Your driveway and car aren't the only things you need to clean snow from. Don't forget fire hydrants, gas meters, vents and sidewalks.

Every second counts in an emergency. Fire departments are reminding residents to make sure fire hydrants blocked, concealed, or snow and ice covered are cleared. "Fire trucks carry a limited amount of water, so one of the first tasks upon arriving at a fire is to locate a water supply from the nearest hydrant," Hudson Fire said. "Hydrants covered in snow can be difficult to locate, and uncovering them can waste valuable time needed during a fire fight. Keeping them clear can mean easier access to water and more time doing what really matters - fighting the fire."

Don't just clean off the hydrant. Clear 3 foot area around it for easier access and shovel a path from the street, sidewalk or driveway to the hydrant so it is visible from the road and firefighters can easily access it.

Photo Credit - Hudson Fire Department
Photo Credit - Hudson Fire Department

Clearing hydrants is generally considered the responsibility of the residents occupying property near a hydrant. Consider helping elderly friends, neighbors, or those with medical conditions to keep their fire hydrants clear.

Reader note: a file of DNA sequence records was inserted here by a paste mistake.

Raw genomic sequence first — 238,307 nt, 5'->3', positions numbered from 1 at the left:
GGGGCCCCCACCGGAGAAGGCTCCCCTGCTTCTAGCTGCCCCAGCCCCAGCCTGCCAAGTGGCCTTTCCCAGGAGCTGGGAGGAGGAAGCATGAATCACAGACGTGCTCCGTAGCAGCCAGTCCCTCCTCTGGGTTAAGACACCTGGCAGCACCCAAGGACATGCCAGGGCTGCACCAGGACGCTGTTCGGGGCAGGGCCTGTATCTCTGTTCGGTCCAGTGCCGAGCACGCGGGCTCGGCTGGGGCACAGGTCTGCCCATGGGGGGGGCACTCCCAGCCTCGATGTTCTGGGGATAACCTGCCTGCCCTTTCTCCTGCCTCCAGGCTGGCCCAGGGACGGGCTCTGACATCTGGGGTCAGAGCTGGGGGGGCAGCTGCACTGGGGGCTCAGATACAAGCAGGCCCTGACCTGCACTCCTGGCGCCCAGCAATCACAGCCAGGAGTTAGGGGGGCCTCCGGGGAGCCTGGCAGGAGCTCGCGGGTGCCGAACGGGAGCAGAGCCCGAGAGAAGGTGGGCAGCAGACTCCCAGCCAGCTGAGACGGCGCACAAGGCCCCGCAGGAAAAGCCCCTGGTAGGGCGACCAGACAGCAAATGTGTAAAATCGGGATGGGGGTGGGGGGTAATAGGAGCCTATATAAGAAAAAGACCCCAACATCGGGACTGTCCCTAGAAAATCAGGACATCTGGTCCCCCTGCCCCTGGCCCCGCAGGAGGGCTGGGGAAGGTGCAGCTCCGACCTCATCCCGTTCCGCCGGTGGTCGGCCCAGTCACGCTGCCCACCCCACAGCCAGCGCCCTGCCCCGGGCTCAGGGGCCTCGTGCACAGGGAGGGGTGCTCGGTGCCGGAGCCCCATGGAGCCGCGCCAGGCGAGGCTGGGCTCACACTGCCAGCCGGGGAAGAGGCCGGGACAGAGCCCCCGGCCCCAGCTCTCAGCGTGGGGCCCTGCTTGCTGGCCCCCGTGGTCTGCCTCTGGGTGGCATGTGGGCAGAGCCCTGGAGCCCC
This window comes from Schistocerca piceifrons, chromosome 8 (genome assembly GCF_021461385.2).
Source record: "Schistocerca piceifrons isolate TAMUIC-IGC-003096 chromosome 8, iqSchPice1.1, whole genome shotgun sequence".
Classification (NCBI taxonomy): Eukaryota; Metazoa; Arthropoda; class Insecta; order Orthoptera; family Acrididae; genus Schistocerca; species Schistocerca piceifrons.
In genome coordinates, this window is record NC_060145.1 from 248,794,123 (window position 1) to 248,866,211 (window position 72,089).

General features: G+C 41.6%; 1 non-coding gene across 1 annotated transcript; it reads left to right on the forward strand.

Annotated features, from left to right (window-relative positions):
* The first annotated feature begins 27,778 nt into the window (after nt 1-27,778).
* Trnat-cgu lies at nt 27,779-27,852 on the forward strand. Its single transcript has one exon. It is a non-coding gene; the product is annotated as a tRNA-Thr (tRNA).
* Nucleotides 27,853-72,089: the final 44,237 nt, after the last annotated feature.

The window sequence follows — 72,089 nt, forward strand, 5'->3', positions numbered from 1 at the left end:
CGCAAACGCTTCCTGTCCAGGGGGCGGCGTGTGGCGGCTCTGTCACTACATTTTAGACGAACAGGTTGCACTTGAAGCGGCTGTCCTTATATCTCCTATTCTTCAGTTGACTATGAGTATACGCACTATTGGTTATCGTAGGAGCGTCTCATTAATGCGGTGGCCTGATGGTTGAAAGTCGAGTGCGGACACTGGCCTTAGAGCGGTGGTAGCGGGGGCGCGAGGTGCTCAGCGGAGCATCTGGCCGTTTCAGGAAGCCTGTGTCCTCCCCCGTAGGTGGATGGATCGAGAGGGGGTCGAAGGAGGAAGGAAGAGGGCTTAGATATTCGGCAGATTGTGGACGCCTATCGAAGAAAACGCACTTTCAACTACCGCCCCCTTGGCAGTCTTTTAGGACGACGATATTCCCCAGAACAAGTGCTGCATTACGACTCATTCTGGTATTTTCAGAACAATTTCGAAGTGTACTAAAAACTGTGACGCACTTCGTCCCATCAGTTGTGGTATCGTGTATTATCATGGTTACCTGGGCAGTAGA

Photo Credit - Hudson Fire Department
Photo Credit - Hudson Fire Department

Don’t let carbon monoxide poisoning leak in your home. It’s important to keep your furnace vents, intake valves and chimneys free of snow. "Blocked vents could cause carbon monoxide to build up in your home and cause carbon monoxide poisoning," Hudson Fire reminds residents.

Intake pipes are usually white plastic tubes coming out of the side or back of your house. "Even if snow accumulation hasn’t reached your vents, blowing and drifting snow can be enough to create a problem."

Photo Credit - Hudson Fire Department
Photo Credit - Hudson Fire Department

If you have a carbon monoxide detector, make sure the batteries are working.

Common signs of carbon monoxide poisoning include:
• Dull headache
• Weakness
• Dizziness
• Nausea or vomiting
• Shortness of breath
• Confusion
• Blurred vision
• Loss of consciousness

It's also your responsibility to keep sideways in front of your home clear of ice and snow.

Getty Images
Getty Images

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Winter Weather Preparation:

  • Keep your cell phone charged and make sure you know where your backup power supply is.
  • Make sure all your flashlights have fresh batteries.
  • Fill your gas tank. You can use your car to keep warm and recharge devices.
  • Have some food available that you don’t need to cook.
  • Download our App. You’ll receive local alerts, weather reports and more with push notifications.


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